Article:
A U.S. Army sergeant has sued health supplements company Total Life Changes LLC, alleging it failed to properly warn consumers that its Raspberry Lemonade weight loss tea and another product contain THC, putting her at risk of getting booted from the military following a positive drug test.

The latest action against Total Life Changes was filed by U.S. Army Sgt. Ashley Miller, who seeks to represent a proposed class of customers affected by the company’s allegedly misleading packaging.

Miller, a computer technician and instructor stationed at Fort Gordon in Augusta, contended that she and the proposed class members would not have purchased [Total Life Change’s] Raspberry Lemonade if they had known that it contained THC.

The plaintiff said that after she drank the tea, she tested positive for THC in a random drug test by the Army and had “tangible benefits of her employment suspended pending investigation.”

Miller said a friend recommended the tea to her as a weight loss aid, and that she was tested days after she had some of the tea over the Thanksgiving holiday in 2020. In January, she said, the Army told her she’d tested positive for THC, and that it was investigating her. The outcome of the investigation could result in anything from a demotion in rank to separation from the Army via an ‘other than honorable’ discharge.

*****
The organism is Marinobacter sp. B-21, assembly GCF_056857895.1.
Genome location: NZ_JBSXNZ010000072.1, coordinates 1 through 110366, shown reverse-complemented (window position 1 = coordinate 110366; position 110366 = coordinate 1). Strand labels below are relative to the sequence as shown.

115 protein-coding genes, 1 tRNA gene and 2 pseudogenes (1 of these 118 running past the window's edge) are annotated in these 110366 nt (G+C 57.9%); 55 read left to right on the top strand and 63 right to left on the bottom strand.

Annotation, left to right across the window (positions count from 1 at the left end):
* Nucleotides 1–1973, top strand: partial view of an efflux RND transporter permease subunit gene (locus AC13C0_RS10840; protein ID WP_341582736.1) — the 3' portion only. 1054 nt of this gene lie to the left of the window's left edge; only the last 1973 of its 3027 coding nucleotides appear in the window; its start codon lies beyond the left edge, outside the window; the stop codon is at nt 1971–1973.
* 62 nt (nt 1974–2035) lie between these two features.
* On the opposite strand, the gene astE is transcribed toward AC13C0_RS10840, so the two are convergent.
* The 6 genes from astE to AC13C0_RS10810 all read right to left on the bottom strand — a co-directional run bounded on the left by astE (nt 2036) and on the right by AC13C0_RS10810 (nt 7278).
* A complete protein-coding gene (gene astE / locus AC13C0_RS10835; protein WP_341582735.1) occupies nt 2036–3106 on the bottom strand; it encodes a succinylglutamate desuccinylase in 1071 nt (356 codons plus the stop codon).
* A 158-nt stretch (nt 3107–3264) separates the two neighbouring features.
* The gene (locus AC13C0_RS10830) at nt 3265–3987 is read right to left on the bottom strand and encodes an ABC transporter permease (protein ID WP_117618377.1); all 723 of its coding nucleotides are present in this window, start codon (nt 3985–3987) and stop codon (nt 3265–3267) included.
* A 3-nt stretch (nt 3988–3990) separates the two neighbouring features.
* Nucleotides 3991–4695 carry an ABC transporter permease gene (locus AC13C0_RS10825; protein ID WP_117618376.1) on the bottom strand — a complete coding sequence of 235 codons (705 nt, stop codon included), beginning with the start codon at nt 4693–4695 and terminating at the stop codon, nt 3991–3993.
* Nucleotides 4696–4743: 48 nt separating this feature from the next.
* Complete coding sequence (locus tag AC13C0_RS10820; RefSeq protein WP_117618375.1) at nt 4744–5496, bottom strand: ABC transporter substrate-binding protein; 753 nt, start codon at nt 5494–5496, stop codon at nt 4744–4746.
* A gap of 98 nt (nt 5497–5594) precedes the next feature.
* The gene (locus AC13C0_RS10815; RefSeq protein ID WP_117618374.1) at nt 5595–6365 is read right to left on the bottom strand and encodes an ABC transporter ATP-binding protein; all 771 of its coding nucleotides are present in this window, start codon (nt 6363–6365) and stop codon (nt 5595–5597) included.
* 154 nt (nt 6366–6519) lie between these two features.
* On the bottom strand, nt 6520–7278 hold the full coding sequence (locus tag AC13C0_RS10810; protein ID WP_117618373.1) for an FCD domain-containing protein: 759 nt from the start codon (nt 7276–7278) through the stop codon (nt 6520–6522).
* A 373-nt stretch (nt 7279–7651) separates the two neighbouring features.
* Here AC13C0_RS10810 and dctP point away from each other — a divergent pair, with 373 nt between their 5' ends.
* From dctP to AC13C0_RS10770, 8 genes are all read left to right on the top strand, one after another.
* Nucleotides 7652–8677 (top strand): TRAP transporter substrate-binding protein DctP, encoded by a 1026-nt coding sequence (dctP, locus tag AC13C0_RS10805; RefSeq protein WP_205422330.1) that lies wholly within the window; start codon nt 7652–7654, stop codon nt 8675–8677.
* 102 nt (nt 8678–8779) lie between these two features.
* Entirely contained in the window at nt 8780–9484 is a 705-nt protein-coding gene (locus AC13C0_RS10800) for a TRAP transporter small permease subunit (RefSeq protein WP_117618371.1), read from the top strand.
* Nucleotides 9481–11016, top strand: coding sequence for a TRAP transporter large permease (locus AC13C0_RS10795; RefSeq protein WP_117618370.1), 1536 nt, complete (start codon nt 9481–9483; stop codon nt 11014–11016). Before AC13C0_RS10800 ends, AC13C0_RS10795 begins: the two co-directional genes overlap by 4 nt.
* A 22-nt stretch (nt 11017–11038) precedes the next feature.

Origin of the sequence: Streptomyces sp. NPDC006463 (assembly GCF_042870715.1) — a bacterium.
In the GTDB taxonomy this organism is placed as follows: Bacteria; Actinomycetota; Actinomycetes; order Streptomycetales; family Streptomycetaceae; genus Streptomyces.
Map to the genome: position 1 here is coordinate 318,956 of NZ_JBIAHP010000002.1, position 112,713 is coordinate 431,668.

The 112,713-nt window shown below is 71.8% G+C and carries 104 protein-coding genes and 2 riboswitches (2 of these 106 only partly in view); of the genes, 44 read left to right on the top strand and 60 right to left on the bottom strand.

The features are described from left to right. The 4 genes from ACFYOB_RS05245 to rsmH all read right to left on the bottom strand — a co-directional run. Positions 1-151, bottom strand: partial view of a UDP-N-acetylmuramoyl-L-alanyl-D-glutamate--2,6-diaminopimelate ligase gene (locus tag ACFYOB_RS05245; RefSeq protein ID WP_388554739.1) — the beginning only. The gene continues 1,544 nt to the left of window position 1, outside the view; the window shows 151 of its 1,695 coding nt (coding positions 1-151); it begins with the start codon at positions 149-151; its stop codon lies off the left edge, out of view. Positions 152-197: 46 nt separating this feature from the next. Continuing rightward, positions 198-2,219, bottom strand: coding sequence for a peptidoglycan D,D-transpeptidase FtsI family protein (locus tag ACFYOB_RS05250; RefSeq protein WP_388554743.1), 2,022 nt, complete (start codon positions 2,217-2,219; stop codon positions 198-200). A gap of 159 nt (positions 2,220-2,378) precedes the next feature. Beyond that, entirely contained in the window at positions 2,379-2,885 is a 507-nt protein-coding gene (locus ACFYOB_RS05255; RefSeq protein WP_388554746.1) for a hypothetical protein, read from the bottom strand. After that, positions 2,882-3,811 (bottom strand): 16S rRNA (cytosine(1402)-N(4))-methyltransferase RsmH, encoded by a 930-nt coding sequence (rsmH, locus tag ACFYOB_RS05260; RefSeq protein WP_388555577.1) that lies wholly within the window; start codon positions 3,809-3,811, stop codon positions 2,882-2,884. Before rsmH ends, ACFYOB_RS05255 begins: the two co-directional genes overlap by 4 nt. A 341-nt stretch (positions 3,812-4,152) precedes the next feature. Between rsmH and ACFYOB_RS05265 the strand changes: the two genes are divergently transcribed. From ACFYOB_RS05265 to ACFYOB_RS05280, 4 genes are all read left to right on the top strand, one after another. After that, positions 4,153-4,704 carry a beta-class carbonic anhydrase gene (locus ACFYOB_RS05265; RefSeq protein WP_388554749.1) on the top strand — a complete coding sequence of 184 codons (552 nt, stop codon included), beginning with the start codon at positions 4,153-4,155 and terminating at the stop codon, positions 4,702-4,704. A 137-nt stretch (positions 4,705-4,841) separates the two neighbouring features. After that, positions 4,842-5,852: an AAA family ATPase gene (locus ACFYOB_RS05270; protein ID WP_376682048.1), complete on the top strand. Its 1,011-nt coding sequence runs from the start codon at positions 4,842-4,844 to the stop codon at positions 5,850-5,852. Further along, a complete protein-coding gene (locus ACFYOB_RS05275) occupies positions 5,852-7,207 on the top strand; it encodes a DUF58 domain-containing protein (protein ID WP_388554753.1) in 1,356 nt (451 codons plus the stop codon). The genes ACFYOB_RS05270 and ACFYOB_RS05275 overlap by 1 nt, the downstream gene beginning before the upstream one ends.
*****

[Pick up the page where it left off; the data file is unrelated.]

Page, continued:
Miller said she was “shocked” by the results of the drug test, and took some of the tea to a professional lab for testing, which confirmed the tea would cause production of the metabolite that would cause a positive drug test.

The sergeant said she shared the results with the Army, but that as of the date she filed the suit, its investigation was ongoing. She also had to complete a substance abuse program, was ineligible for promotion, couldn’t use a tuition reimbursement benefit she’d been using to complete a bachelor’s degree, and was suspended from working as an instructor, which would negatively impact her performance evaluations.

Miller accused the company of violating Georgia’s fair business law and alleged the company unjustly enriched itself. In addition to damages, restitution and penalties, she seeks an injunction barring the company from continuing to market the products as THC-free.

Total Life Changes faces similar allegations in federal court in New Jersey and in Minnesota. The company has sought dismissal of both of those actions.


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